Artificiality hard to swallow

Enthusiasts say the world’s first laboratory-grown beef burger will combat world hunger and reduce climate change.

Well, it won’t do that at R3.3 million a pop. While the price will come down over time, there will be a long way to go before the test-tube burger breaks a few other barriers too.

One of the tasting volunteers, author Josh Schonwald, described it as being “more cake than steak”. The pricey burger was apparently not very palatable. Devoid of fat, it also lacked juiciness.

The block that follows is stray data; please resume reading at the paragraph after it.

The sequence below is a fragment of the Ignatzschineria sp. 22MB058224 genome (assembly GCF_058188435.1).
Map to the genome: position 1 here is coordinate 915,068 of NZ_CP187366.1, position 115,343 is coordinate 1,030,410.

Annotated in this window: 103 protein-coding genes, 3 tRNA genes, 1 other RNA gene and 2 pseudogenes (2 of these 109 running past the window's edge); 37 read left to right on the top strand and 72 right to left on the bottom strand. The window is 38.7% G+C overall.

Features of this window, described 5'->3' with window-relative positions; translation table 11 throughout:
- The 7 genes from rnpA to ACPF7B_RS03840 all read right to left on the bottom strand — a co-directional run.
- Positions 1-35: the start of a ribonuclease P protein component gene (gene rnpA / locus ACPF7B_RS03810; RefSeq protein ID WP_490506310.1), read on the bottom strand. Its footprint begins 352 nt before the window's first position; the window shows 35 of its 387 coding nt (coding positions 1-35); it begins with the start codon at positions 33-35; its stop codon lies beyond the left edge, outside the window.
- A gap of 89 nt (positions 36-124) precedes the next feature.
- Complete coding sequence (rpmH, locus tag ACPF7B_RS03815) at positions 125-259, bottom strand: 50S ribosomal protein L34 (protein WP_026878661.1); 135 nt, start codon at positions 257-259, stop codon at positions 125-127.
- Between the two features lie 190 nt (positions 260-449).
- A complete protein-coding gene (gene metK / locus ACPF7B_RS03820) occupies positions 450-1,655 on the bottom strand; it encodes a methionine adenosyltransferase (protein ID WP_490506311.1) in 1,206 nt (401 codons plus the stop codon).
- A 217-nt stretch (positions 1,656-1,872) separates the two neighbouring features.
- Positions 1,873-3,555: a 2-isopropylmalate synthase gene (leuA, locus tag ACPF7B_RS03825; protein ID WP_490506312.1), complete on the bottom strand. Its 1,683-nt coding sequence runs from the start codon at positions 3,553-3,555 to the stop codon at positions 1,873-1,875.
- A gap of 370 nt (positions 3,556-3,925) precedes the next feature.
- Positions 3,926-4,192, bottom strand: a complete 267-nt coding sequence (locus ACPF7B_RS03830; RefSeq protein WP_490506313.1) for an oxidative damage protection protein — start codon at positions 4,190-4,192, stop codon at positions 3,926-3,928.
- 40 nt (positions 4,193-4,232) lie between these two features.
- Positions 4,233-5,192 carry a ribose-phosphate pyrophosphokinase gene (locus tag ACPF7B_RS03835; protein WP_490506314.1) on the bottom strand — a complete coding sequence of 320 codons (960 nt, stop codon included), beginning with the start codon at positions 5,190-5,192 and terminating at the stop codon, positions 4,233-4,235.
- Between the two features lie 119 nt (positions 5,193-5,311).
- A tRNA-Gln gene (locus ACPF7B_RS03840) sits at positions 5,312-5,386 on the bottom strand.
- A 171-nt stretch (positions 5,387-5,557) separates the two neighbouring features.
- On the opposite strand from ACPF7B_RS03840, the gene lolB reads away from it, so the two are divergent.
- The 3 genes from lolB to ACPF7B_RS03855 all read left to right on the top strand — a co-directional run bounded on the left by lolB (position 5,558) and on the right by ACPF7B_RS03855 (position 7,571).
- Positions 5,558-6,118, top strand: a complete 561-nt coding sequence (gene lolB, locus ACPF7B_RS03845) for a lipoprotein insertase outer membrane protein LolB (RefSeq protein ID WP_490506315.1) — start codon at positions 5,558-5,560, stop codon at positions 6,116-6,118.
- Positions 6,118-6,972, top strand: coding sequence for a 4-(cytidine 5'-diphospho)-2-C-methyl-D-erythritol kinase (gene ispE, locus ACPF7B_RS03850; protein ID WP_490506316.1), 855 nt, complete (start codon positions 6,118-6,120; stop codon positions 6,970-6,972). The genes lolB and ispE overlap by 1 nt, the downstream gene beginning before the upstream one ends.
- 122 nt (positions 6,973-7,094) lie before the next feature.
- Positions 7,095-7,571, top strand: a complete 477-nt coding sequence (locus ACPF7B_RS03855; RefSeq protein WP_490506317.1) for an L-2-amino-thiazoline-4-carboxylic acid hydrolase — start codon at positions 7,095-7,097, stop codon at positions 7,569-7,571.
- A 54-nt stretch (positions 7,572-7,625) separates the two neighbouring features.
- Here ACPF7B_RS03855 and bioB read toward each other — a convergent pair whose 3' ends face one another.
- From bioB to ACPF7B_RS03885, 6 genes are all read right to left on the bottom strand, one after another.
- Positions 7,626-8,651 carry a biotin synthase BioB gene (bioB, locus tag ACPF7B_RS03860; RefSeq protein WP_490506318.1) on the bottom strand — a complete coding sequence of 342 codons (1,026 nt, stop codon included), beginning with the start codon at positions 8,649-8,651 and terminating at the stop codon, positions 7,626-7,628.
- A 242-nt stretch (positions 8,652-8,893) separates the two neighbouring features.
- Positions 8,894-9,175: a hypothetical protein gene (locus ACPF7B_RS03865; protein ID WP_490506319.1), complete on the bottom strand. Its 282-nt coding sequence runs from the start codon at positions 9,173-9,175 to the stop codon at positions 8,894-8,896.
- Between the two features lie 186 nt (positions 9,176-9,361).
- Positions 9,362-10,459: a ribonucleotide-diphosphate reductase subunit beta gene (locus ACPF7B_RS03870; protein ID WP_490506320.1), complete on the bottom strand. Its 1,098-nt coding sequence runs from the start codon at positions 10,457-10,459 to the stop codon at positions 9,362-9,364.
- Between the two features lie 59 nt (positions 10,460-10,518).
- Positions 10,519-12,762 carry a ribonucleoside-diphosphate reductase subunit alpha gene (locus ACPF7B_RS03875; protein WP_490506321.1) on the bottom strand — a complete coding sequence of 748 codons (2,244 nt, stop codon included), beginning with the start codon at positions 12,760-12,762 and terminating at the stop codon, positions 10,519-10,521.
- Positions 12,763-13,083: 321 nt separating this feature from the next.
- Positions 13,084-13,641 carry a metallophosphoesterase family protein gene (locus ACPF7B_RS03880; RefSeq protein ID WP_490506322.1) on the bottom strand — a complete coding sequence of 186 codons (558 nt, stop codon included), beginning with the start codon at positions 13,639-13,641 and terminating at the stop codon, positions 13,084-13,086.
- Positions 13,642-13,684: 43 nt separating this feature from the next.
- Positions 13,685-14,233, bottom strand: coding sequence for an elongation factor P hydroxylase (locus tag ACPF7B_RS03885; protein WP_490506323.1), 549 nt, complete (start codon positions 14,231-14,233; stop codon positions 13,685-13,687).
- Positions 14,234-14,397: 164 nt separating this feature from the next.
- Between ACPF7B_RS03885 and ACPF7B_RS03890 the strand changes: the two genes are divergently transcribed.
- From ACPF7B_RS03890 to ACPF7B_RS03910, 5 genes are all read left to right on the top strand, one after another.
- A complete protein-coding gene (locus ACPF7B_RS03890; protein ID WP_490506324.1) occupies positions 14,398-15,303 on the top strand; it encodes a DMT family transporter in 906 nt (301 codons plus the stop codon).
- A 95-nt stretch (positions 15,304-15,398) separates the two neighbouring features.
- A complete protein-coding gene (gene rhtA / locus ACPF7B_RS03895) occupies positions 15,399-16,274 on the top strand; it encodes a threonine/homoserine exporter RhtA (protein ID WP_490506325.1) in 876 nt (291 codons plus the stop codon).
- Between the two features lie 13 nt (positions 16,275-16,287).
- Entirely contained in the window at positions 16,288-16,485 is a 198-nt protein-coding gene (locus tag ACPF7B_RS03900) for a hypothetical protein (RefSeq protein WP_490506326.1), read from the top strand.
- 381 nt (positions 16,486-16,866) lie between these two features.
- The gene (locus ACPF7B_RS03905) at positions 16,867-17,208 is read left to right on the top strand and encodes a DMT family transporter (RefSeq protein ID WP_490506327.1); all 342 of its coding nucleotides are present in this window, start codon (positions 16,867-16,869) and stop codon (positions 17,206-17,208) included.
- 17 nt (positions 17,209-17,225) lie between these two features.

Production of real beef requires vast amounts of water and grain. Livestock cultivation reportedly contributes 18% of greenhouse gas emissions and uses 30% of the world’s ice-free land. Meat produced in the laboratory will be more environmentally friendly. According to Bloomberg, the process uses 60% less energy, resulting in up to 95% lower greenhouse gas emissions and 98% lower land use compared with conventional production in Europe.

Wonderful, if it could be produced on an economic scale it might be able to sustain a larger global population. But prejudice against this level or artificiality will be hard to swallow.


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